Traditional studies of political argument recognize it as a rigid and structured activity reserved only for solemn, unwavering agendas and excluding of lighthearted and comical issues. In fact, the primary goal of most speeches and symbolic acts by political officials is to sustain legitimacy of their leadership within the political process and to advance specific policy goals and objectives (Clayman, 1992). In this course of action, little room exists for jovial or comical behavior as a form of argument.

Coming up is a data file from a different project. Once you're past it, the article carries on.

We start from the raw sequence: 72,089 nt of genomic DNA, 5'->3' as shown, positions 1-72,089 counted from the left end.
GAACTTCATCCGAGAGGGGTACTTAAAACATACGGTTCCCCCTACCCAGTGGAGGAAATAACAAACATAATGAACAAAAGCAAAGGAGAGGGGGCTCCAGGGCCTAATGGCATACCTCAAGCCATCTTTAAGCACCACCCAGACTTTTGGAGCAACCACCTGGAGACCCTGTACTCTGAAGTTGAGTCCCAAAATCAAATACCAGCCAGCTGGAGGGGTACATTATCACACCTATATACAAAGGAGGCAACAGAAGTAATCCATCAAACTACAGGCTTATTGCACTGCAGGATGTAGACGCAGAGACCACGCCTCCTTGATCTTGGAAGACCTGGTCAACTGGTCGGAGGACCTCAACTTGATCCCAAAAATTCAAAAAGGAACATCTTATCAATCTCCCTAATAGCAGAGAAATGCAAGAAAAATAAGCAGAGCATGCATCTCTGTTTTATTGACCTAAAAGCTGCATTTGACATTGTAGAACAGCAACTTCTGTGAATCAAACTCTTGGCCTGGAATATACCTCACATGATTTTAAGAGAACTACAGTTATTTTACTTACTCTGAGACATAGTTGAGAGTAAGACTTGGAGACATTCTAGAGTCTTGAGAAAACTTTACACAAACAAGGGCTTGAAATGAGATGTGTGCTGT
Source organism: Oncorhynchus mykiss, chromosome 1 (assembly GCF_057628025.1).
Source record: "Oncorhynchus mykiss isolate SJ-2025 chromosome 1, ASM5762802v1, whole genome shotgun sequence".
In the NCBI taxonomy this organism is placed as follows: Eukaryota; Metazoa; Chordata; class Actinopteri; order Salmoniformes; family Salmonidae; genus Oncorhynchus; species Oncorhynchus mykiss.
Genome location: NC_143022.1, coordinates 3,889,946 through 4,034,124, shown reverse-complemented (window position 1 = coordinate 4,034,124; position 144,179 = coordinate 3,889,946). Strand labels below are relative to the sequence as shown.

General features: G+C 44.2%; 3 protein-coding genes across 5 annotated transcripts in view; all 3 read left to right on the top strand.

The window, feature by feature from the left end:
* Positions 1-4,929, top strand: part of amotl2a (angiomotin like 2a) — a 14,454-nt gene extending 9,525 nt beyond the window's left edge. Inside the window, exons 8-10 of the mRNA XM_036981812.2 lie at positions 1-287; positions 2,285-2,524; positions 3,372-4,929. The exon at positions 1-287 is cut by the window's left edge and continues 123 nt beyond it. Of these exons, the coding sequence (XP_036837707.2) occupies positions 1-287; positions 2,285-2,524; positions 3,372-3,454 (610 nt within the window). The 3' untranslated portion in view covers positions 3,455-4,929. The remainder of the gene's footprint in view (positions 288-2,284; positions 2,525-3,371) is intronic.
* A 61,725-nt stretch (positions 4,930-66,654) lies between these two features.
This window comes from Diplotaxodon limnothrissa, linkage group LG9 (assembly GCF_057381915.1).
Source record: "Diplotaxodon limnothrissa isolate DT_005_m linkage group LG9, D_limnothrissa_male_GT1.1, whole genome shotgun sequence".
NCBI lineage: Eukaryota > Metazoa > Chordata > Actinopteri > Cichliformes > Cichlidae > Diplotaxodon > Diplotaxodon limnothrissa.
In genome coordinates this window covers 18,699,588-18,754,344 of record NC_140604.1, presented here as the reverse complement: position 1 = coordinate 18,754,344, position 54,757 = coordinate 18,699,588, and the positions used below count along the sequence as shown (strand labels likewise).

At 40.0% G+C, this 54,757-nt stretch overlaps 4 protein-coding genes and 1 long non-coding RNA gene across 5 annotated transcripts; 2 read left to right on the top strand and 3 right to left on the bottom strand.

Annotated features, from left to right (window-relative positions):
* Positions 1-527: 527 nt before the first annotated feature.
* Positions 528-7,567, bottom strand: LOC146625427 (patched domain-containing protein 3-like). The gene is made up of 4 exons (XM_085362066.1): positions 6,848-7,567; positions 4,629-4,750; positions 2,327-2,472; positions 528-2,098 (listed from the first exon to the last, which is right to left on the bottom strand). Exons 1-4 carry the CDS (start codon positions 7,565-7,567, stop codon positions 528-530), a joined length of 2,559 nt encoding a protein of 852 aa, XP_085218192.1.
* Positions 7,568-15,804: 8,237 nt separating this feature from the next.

Despite this implicit barring of humor in the political process, numerous studies and analysis have recognized the utility and necessity of humor in the political arena (Alisky, 1990; Bostdorff, 1991; Pfau, Cho & Chong, 2001). Moreover, a number of researchers have concluded that humor can serve as a powerful rhetorical tool when employed by political officials (Levasseur, 1996; Meyer, 1990; Speier, 1998). This research poses an important question concerning the rhetorical functions of humor in the political realm. Previous studies have concluded that humor acts as a mechanism for social understanding of the democratic process to the voting public; however, a great deal of ambiguity surrounds its specific political niche. Therefore, the primary purpose of this study is to examine the extent to which humor serves as a legitimate rhetorical instrument in the political arena. The specific focus of this analysis is the 2000 Presidential election and the manner in which humor evolved simultaneously as a means of s ocial confrontation and political strategy. This issue is elucidated by examining the impact of the late-night comedy show, "Saturday Night Live" (SNL) on the Presidential debates. Specifically, this study will compare, contrast, and analyze the first Presidential Debate with "SNL's" skits of the first debate. This instance of humor's influence on a dramatic Presidential election contributes to our larger understanding of humor in politics.